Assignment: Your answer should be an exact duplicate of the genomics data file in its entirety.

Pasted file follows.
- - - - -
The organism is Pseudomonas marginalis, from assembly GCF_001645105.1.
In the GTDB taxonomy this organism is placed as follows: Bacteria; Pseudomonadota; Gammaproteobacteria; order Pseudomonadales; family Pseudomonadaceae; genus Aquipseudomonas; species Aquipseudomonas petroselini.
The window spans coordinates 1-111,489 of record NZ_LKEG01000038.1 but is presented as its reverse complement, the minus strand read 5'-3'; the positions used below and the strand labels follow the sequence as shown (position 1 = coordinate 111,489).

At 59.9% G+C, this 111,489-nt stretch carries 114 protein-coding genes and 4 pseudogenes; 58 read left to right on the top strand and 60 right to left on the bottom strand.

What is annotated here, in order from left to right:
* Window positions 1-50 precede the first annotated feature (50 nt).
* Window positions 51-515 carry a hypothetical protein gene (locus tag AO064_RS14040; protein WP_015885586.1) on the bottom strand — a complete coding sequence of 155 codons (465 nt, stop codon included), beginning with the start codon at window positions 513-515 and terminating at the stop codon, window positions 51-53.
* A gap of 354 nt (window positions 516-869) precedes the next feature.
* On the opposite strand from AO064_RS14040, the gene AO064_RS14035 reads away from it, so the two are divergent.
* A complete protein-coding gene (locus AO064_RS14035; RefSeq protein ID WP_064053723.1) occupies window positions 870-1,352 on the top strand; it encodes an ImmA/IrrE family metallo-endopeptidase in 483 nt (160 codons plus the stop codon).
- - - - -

The organism is Pseudomonas marginalis, from assembly GCF_001645105.1.
In the GTDB taxonomy this organism is placed as follows: Bacteria; Pseudomonadota; Gammaproteobacteria; order Pseudomonadales; family Pseudomonadaceae; genus Aquipseudomonas; species Aquipseudomonas petroselini.
The window spans coordinates 1-111,489 of record NZ_LKEG01000038.1 but is presented as its reverse complement, the minus strand read 5'-3'; the positions used below and the strand labels follow the sequence as shown (position 1 = coordinate 111,489).

At 59.9% G+C, this 111,489-nt stretch carries 114 protein-coding genes and 4 pseudogenes; 58 read left to right on the top strand and 60 right to left on the bottom strand.

What is annotated here, in order from left to right:
* Window positions 1-50 precede the first annotated feature (50 nt).
* Window positions 51-515 carry a hypothetical protein gene (locus tag AO064_RS14040; protein WP_015885586.1) on the bottom strand — a complete coding sequence of 155 codons (465 nt, stop codon included), beginning with the start codon at window positions 513-515 and terminating at the stop codon, window positions 51-53.
* A gap of 354 nt (window positions 516-869) precedes the next feature.
* On the opposite strand from AO064_RS14040, the gene AO064_RS14035 reads away from it, so the two are divergent.
* A complete protein-coding gene (locus AO064_RS14035; RefSeq protein ID WP_064053723.1) occupies window positions 870-1,352 on the top strand; it encodes an ImmA/IrrE family metallo-endopeptidase in 483 nt (160 codons plus the stop codon).